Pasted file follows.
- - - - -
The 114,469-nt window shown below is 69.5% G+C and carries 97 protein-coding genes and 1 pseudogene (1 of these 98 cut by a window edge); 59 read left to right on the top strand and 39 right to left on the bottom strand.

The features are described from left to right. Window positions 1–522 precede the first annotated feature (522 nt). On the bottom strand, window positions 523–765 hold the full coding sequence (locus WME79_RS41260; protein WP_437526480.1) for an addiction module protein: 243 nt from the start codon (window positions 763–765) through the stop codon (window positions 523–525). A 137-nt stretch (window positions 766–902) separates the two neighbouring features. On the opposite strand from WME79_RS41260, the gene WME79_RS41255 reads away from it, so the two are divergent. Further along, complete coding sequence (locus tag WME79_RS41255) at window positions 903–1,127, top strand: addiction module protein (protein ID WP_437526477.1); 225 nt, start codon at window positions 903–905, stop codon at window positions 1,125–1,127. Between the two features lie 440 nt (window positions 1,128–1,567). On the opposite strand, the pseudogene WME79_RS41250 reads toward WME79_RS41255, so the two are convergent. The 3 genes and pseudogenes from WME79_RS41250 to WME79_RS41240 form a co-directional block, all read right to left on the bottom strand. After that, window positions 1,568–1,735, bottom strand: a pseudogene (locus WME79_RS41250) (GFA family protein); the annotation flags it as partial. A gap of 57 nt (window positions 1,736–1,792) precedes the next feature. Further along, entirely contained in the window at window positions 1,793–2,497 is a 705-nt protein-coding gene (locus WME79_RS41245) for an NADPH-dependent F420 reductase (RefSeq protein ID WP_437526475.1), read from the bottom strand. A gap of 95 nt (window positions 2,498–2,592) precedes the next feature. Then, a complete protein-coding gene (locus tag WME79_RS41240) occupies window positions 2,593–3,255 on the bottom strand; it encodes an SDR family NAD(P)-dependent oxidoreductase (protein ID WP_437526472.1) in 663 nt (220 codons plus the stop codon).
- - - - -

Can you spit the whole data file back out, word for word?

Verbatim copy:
The 114,469-nt window shown below is 69.5% G+C and carries 97 protein-coding genes and 1 pseudogene (1 of these 98 cut by a window edge); 59 read left to right on the top strand and 39 right to left on the bottom strand.

The features are described from left to right. Window positions 1–522 precede the first annotated feature (522 nt). On the bottom strand, window positions 523–765 hold the full coding sequence (locus WME79_RS41260; protein WP_437526480.1) for an addiction module protein: 243 nt from the start codon (window positions 763–765) through the stop codon (window positions 523–525). A 137-nt stretch (window positions 766–902) separates the two neighbouring features. On the opposite strand from WME79_RS41260, the gene WME79_RS41255 reads away from it, so the two are divergent. Further along, complete coding sequence (locus tag WME79_RS41255) at window positions 903–1,127, top strand: addiction module protein (protein ID WP_437526477.1); 225 nt, start codon at window positions 903–905, stop codon at window positions 1,125–1,127. Between the two features lie 440 nt (window positions 1,128–1,567). On the opposite strand, the pseudogene WME79_RS41250 reads toward WME79_RS41255, so the two are convergent. The 3 genes and pseudogenes from WME79_RS41250 to WME79_RS41240 form a co-directional block, all read right to left on the bottom strand. After that, window positions 1,568–1,735, bottom strand: a pseudogene (locus WME79_RS41250) (GFA family protein); the annotation flags it as partial. A gap of 57 nt (window positions 1,736–1,792) precedes the next feature. Further along, entirely contained in the window at window positions 1,793–2,497 is a 705-nt protein-coding gene (locus WME79_RS41245) for an NADPH-dependent F420 reductase (RefSeq protein ID WP_437526475.1), read from the bottom strand. A gap of 95 nt (window positions 2,498–2,592) precedes the next feature. Then, a complete protein-coding gene (locus tag WME79_RS41240) occupies window positions 2,593–3,255 on the bottom strand; it encodes an SDR family NAD(P)-dependent oxidoreductase (protein ID WP_437526472.1) in 663 nt (220 codons plus the stop codon).